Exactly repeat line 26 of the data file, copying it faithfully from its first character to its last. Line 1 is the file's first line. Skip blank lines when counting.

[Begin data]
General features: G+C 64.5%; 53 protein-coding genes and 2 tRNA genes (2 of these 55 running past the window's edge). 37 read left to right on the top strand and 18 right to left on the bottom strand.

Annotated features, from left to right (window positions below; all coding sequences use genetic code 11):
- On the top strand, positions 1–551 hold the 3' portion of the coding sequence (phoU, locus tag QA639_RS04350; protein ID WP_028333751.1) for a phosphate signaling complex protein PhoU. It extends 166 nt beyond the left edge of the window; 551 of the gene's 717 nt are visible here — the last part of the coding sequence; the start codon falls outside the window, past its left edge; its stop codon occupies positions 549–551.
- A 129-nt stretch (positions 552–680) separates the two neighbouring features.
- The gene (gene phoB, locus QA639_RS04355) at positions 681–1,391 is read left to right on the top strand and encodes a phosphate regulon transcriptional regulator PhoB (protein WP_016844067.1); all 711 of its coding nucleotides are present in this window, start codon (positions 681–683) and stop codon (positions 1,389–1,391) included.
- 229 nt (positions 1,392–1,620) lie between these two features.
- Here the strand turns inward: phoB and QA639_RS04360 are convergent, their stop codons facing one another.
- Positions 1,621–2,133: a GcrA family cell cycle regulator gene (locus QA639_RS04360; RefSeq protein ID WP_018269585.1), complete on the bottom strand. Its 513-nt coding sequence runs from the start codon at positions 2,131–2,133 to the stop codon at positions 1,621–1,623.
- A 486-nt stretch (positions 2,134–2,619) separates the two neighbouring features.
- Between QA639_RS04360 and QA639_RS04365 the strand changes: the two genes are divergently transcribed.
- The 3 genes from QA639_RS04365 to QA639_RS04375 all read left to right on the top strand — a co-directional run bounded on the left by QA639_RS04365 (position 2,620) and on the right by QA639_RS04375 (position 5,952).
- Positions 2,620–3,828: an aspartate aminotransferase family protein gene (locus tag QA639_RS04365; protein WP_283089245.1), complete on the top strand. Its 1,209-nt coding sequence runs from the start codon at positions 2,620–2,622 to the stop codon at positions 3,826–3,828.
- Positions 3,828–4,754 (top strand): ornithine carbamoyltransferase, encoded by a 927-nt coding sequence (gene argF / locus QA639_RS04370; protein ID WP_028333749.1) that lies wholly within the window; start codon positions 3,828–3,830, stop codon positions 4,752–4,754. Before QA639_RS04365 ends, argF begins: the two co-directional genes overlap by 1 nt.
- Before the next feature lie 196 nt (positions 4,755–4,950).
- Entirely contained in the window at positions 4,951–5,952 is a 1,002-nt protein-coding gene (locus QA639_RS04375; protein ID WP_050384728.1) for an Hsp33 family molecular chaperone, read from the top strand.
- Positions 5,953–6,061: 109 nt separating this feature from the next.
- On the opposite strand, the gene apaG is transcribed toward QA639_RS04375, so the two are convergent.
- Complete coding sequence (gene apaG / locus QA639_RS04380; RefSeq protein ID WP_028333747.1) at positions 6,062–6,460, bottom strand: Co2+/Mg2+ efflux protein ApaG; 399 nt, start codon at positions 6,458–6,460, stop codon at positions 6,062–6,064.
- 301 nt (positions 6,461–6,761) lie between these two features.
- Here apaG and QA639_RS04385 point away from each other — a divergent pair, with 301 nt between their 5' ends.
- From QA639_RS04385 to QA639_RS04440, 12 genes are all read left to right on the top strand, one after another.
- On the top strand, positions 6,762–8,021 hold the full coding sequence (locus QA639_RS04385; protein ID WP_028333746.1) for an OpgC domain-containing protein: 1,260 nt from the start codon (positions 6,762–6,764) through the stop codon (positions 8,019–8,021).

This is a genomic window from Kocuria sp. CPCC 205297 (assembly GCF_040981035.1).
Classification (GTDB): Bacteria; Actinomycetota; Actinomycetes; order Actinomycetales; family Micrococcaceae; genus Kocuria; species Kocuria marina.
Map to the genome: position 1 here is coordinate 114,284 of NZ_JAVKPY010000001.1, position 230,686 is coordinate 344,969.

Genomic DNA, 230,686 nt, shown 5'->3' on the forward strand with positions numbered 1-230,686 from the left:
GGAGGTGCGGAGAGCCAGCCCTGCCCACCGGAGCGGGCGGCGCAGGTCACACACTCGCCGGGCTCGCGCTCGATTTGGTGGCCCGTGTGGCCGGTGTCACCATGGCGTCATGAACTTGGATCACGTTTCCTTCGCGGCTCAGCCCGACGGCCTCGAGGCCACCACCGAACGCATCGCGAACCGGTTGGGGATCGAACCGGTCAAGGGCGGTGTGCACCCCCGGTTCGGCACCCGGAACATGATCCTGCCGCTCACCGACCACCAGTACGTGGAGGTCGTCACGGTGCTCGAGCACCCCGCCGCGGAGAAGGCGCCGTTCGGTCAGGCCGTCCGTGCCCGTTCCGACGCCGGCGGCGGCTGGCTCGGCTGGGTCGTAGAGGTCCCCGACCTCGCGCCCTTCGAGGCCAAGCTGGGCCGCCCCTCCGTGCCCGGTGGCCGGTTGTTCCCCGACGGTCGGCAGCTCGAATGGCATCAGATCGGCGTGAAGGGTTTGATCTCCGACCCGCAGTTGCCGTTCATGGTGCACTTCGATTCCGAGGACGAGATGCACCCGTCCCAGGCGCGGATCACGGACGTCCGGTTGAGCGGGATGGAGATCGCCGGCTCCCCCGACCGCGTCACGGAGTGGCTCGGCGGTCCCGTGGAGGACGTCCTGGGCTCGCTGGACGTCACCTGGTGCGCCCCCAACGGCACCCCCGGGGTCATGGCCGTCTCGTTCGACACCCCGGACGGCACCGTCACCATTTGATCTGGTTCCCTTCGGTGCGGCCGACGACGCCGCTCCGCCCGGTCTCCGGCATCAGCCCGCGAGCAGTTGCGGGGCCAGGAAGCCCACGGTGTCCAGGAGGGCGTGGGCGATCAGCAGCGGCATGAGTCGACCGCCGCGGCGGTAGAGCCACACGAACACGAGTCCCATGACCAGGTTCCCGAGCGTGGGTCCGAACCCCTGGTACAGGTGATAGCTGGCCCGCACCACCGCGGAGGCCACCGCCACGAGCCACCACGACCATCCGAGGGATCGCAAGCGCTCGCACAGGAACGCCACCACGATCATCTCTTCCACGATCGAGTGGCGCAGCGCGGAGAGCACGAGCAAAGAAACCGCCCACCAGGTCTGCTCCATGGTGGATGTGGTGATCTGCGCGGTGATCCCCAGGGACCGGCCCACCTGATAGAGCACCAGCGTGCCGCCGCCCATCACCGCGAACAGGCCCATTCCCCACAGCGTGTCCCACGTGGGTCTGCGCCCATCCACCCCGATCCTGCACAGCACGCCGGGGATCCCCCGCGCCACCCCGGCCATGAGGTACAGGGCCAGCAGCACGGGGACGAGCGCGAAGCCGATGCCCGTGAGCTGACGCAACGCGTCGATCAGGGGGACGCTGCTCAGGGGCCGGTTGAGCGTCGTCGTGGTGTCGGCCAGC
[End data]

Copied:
Genomic DNA, 230,686 nt, shown 5'->3' on the forward strand with positions numbered 1-230,686 from the left: